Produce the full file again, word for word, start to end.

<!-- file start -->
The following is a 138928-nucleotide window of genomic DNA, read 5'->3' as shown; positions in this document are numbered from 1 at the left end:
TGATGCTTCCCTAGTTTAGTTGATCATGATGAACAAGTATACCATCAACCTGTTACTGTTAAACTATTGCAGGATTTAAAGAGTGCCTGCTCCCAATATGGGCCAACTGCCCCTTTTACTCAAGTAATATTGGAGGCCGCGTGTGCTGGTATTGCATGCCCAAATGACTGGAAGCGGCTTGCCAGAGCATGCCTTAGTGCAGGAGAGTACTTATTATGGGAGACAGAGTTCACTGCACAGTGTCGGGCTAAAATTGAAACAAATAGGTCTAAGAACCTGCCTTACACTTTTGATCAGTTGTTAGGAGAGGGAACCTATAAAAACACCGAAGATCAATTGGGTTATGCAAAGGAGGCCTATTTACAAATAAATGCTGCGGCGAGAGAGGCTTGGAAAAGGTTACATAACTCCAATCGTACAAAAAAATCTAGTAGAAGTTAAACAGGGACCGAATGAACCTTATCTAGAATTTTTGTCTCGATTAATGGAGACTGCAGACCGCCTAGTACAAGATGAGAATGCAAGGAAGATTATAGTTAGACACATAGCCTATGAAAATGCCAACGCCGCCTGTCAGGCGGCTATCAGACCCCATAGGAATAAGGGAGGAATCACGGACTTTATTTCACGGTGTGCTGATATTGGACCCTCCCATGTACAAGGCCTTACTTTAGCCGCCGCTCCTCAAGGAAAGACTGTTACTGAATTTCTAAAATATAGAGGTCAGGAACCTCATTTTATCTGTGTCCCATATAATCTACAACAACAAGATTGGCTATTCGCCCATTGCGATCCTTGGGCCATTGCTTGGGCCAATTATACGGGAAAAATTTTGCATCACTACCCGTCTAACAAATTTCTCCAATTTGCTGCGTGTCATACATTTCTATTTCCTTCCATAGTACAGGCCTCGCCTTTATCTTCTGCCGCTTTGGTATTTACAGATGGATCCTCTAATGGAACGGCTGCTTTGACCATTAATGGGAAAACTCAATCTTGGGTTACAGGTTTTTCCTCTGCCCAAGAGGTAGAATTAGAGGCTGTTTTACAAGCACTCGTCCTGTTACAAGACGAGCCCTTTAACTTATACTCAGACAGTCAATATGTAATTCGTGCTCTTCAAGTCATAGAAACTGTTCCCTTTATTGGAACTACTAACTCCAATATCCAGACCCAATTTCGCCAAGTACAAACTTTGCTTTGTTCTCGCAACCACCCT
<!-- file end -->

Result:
The following is a 138928-nucleotide window of genomic DNA, read 5'->3' as shown; positions in this document are numbered from 1 at the left end:
TGATGCTTCCCTAGTTTAGTTGATCATGATGAACAAGTATACCATCAACCTGTTACTGTTAAACTATTGCAGGATTTAAAGAGTGCCTGCTCCCAATATGGGCCAACTGCCCCTTTTACTCAAGTAATATTGGAGGCCGCGTGTGCTGGTATTGCATGCCCAAATGACTGGAAGCGGCTTGCCAGAGCATGCCTTAGTGCAGGAGAGTACTTATTATGGGAGACAGAGTTCACTGCACAGTGTCGGGCTAAAATTGAAACAAATAGGTCTAAGAACCTGCCTTACACTTTTGATCAGTTGTTAGGAGAGGGAACCTATAAAAACACCGAAGATCAATTGGGTTATGCAAAGGAGGCCTATTTACAAATAAATGCTGCGGCGAGAGAGGCTTGGAAAAGGTTACATAACTCCAATCGTACAAAAAAATCTAGTAGAAGTTAAACAGGGACCGAATGAACCTTATCTAGAATTTTTGTCTCGATTAATGGAGACTGCAGACCGCCTAGTACAAGATGAGAATGCAAGGAAGATTATAGTTAGACACATAGCCTATGAAAATGCCAACGCCGCCTGTCAGGCGGCTATCAGACCCCATAGGAATAAGGGAGGAATCACGGACTTTATTTCACGGTGTGCTGATATTGGACCCTCCCATGTACAAGGCCTTACTTTAGCCGCCGCTCCTCAAGGAAAGACTGTTACTGAATTTCTAAAATATAGAGGTCAGGAACCTCATTTTATCTGTGTCCCATATAATCTACAACAACAAGATTGGCTATTCGCCCATTGCGATCCTTGGGCCATTGCTTGGGCCAATTATACGGGAAAAATTTTGCATCACTACCCGTCTAACAAATTTCTCCAATTTGCTGCGTGTCATACATTTCTATTTCCTTCCATAGTACAGGCCTCGCCTTTATCTTCTGCCGCTTTGGTATTTACAGATGGATCCTCTAATGGAACGGCTGCTTTGACCATTAATGGGAAAACTCAATCTTGGGTTACAGGTTTTTCCTCTGCCCAAGAGGTAGAATTAGAGGCTGTTTTACAAGCACTCGTCCTGTTACAAGACGAGCCCTTTAACTTATACTCAGACAGTCAATATGTAATTCGTGCTCTTCAAGTCATAGAAACTGTTCCCTTTATTGGAACTACTAACTCCAATATCCAGACCCAATTTCGCCAAGTACAAACTTTGCTTTGTTCTCGCAACCACCCT